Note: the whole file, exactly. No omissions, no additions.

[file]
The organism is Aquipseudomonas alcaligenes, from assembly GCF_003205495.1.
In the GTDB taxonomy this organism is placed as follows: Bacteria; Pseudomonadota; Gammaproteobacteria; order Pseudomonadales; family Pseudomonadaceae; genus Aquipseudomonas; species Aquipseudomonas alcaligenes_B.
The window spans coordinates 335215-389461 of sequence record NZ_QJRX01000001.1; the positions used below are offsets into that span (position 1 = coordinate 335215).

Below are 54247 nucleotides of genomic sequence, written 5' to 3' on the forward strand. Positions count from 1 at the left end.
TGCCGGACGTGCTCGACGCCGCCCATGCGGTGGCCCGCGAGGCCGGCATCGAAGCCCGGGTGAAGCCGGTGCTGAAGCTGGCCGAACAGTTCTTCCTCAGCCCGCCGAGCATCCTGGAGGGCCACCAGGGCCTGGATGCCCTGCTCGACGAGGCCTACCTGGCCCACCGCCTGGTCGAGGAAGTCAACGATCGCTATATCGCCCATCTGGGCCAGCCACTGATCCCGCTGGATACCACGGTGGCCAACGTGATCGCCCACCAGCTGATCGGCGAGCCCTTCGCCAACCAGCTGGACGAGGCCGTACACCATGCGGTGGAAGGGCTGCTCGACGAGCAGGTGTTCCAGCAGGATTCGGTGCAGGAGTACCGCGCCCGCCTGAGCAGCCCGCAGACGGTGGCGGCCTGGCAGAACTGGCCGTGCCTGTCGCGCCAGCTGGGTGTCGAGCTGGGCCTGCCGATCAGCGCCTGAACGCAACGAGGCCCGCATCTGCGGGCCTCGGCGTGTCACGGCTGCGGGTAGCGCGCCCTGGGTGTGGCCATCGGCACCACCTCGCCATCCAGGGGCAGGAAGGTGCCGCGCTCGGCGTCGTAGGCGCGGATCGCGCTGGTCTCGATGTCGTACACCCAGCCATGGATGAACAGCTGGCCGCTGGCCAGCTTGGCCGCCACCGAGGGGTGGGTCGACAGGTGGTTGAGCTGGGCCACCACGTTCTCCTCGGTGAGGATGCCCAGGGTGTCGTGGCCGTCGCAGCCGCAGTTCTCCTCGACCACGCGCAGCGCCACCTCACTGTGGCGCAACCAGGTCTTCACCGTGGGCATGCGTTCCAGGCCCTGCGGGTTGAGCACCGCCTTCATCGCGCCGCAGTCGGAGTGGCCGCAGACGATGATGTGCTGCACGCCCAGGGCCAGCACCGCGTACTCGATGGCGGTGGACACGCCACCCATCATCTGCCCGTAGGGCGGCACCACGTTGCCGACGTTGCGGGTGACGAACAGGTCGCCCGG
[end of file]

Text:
The organism is Aquipseudomonas alcaligenes, from assembly GCF_003205495.1.
In the GTDB taxonomy this organism is placed as follows: Bacteria; Pseudomonadota; Gammaproteobacteria; order Pseudomonadales; family Pseudomonadaceae; genus Aquipseudomonas; species Aquipseudomonas alcaligenes_B.
The window spans coordinates 335215-389461 of sequence record NZ_QJRX01000001.1; the positions used below are offsets into that span (position 1 = coordinate 335215).

Below are 54247 nucleotides of genomic sequence, written 5' to 3' on the forward strand. Positions count from 1 at the left end.
TGCCGGACGTGCTCGACGCCGCCCATGCGGTGGCCCGCGAGGCCGGCATCGAAGCCCGGGTGAAGCCGGTGCTGAAGCTGGCCGAACAGTTCTTCCTCAGCCCGCCGAGCATCCTGGAGGGCCACCAGGGCCTGGATGCCCTGCTCGACGAGGCCTACCTGGCCCACCGCCTGGTCGAGGAAGTCAACGATCGCTATATCGCCCATCTGGGCCAGCCACTGATCCCGCTGGATACCACGGTGGCCAACGTGATCGCCCACCAGCTGATCGGCGAGCCCTTCGCCAACCAGCTGGACGAGGCCGTACACCATGCGGTGGAAGGGCTGCTCGACGAGCAGGTGTTCCAGCAGGATTCGGTGCAGGAGTACCGCGCCCGCCTGAGCAGCCCGCAGACGGTGGCGGCCTGGCAGAACTGGCCGTGCCTGTCGCGCCAGCTGGGTGTCGAGCTGGGCCTGCCGATCAGCGCCTGAACGCAACGAGGCCCGCATCTGCGGGCCTCGGCGTGTCACGGCTGCGGGTAGCGCGCCCTGGGTGTGGCCATCGGCACCACCTCGCCATCCAGGGGCAGGAAGGTGCCGCGCTCGGCGTCGTAGGCGCGGATCGCGCTGGTCTCGATGTCGTACACCCAGCCATGGATGAACAGCTGGCCGCTGGCCAGCTTGGCCGCCACCGAGGGGTGGGTCGACAGGTGGTTGAGCTGGGCCACCACGTTCTCCTCGGTGAGGATGCCCAGGGTGTCGTGGCCGTCGCAGCCGCAGTTCTCCTCGACCACGCGCAGCGCCACCTCACTGTGGCGCAACCAGGTCTTCACCGTGGGCATGCGTTCCAGGCCCTGCGGGTTGAGCACCGCCTTCATCGCGCCGCAGTCGGAGTGGCCGCAGACGATGATGTGCTGCACGCCCAGGGCCAGCACCGCGTACTCGATGGCGGTGGACACGCCACCCATCATCTGCCCGTAGGGCGGCACCACGTTGCCGACGTTGCGGGTGACGAACAGGTCGCCCGG